US Bureau of Labor Statistics, Occupational Outlook Handbook, https://www.bls.gov/ooh/healthcare/chiropractors.htm, accessed May 20, 2022. back
https://chiromt.biomedcentral.com/articles/10.1186/s12998-017-0165-8, accessed May 20, 2022. This global review of chiropractic services found that the most common reported reasons for people attending chiropractic care were low back pain (49.7%), neck pain (22.5%), and extremity problems (10.0%). back
A review of current evidence for the use of spinal X-ray in chiropractic practice published in 2018 concluded, "Strong evidence demonstrates risks of imaging such as excessive radiation exposure, overdiagnosis, subsequent low-value investigation and treatment procedures, and increased costs. In most cases the potential benefits from routine imaging, including spinal X-rays, do not outweigh the potential harms. The use of spinal X-rays should not be routinely performed in chiropractic practice, and should be guided by clinical guidelines and clinician judgement." Jenkins et al. Current evidence for spinal X-ray use in the chiropractic profession: a narrative review. Chiropractic & Manual Therapies (2018) 26:48. back
The only legitimate reason for obtaining a full spine radiograph is for the evaluation of scoliosis, which is most often done for pubescent females who fail a scoliosis screening and may be at risk for progressive spinal curvatures. back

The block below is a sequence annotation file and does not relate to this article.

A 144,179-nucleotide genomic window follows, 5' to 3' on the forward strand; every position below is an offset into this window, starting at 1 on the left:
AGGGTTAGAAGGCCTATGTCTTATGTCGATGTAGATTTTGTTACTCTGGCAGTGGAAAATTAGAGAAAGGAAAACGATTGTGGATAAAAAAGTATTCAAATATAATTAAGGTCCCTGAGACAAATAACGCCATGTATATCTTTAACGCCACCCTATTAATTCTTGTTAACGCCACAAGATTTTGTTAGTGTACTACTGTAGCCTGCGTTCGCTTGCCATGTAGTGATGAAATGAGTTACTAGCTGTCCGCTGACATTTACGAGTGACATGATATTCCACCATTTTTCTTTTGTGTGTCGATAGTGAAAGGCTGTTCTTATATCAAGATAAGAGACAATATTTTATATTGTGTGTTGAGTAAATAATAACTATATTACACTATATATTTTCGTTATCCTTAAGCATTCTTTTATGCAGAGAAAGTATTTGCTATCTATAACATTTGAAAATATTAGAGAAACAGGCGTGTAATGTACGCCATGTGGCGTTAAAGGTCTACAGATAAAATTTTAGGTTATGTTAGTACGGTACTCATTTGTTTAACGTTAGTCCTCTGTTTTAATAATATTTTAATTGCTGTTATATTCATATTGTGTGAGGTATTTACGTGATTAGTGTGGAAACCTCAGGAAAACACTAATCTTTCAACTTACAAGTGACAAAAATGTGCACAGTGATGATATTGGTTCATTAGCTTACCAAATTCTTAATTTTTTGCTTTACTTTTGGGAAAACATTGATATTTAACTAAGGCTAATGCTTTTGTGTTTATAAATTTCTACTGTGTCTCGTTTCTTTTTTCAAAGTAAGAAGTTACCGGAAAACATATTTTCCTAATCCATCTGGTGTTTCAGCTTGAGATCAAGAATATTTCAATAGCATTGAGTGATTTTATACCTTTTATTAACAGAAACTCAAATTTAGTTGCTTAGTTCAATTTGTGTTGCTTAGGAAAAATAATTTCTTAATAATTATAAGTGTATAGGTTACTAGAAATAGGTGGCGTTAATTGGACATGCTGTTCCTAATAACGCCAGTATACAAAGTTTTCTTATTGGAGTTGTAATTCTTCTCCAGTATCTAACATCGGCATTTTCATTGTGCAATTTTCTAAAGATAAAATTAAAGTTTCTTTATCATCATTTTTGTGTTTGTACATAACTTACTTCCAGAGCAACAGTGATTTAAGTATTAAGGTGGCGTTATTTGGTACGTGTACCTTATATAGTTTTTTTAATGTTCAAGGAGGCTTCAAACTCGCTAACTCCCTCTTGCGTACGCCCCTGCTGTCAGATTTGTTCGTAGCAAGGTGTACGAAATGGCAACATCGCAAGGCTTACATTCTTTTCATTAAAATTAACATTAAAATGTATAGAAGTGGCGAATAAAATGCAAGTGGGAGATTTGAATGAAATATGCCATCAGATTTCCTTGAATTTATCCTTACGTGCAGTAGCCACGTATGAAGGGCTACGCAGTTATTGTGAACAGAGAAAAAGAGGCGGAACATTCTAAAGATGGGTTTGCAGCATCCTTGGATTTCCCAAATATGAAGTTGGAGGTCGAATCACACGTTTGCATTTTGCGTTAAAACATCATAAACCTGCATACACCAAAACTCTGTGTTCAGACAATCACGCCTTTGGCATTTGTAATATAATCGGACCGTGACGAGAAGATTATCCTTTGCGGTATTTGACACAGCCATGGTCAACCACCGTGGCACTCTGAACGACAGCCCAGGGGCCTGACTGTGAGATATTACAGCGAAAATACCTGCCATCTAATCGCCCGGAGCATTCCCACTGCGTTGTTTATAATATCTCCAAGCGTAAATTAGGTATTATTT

Schneider, Haas et al compared Activator to manual adjusting and usual medical care for low back pain. They concluded that manual thrust manipulation "provides greater short-term reductions in self-reported disability and pain scores" compared to usual medical care or mechanically assisted manipulation. (Schneider, Michael et al. “Comparison of spinal manipulation methods and usual medical care for acute and subacute low back pain: a randomized clinical trial.” Spine vol. 40,4 (2015): 209-17.) back
At least two states allow chiropractors to prescribe drugs. In Oregon, chiropractors can recommend prescription doses of over-the-counter drugs. New Mexico chiropractors have limited prescription privileges. back